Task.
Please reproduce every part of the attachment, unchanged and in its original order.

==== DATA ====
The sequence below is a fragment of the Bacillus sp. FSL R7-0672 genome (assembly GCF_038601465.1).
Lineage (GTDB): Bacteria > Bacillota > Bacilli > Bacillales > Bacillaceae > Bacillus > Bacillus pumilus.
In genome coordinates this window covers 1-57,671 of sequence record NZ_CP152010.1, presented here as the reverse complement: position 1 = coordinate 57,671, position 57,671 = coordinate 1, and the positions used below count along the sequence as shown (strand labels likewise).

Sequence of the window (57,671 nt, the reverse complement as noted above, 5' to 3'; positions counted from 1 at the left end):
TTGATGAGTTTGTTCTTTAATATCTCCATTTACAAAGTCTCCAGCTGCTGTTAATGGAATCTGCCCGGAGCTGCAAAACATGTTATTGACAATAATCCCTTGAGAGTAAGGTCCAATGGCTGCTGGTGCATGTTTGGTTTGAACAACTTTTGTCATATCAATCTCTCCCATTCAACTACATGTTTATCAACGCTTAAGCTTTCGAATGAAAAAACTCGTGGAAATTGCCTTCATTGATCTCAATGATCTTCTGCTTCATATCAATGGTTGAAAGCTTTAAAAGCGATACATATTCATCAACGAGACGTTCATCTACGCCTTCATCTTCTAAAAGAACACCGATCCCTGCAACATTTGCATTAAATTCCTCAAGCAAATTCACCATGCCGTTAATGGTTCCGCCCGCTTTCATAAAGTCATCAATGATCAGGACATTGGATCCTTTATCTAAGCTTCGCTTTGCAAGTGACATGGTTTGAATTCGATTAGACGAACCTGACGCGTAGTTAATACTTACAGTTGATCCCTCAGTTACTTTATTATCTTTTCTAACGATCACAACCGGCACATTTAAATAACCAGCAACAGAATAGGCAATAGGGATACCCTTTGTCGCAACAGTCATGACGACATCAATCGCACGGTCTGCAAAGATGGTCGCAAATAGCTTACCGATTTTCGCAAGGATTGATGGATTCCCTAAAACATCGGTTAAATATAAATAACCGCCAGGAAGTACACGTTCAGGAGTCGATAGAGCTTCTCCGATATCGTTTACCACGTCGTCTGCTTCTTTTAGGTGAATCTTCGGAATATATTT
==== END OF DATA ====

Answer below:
The sequence below is a fragment of the Bacillus sp. FSL R7-0672 genome (assembly GCF_038601465.1).
Lineage (GTDB): Bacteria > Bacillota > Bacilli > Bacillales > Bacillaceae > Bacillus > Bacillus pumilus.
In genome coordinates this window covers 1-57,671 of sequence record NZ_CP152010.1, presented here as the reverse complement: position 1 = coordinate 57,671, position 57,671 = coordinate 1, and the positions used below count along the sequence as shown (strand labels likewise).

Sequence of the window (57,671 nt, the reverse complement as noted above, 5' to 3'; positions counted from 1 at the left end):
TTGATGAGTTTGTTCTTTAATATCTCCATTTACAAAGTCTCCAGCTGCTGTTAATGGAATCTGCCCGGAGCTGCAAAACATGTTATTGACAATAATCCCTTGAGAGTAAGGTCCAATGGCTGCTGGTGCATGTTTGGTTTGAACAACTTTTGTCATATCAATCTCTCCCATTCAACTACATGTTTATCAACGCTTAAGCTTTCGAATGAAAAAACTCGTGGAAATTGCCTTCATTGATCTCAATGATCTTCTGCTTCATATCAATGGTTGAAAGCTTTAAAAGCGATACATATTCATCAACGAGACGTTCATCTACGCCTTCATCTTCTAAAAGAACACCGATCCCTGCAACATTTGCATTAAATTCCTCAAGCAAATTCACCATGCCGTTAATGGTTCCGCCCGCTTTCATAAAGTCATCAATGATCAGGACATTGGATCCTTTATCTAAGCTTCGCTTTGCAAGTGACATGGTTTGAATTCGATTAGACGAACCTGACGCGTAGTTAATACTTACAGTTGATCCCTCAGTTACTTTATTATCTTTTCTAACGATCACAACCGGCACATTTAAATAACCAGCAACAGAATAGGCAATAGGGATACCCTTTGTCGCAACAGTCATGACGACATCAATCGCACGGTCTGCAAAGATGGTCGCAAATAGCTTACCGATTTTCGCAAGGATTGATGGATTCCCTAAAACATCGGTTAAATATAAATAACCGCCAGGAAGTACACGTTCAGGAGTCGATAGAGCTTCTCCGATATCGTTTACCACGTCGTCTGCTTCTTTTAGGTGAATCTTCGGAATATATTT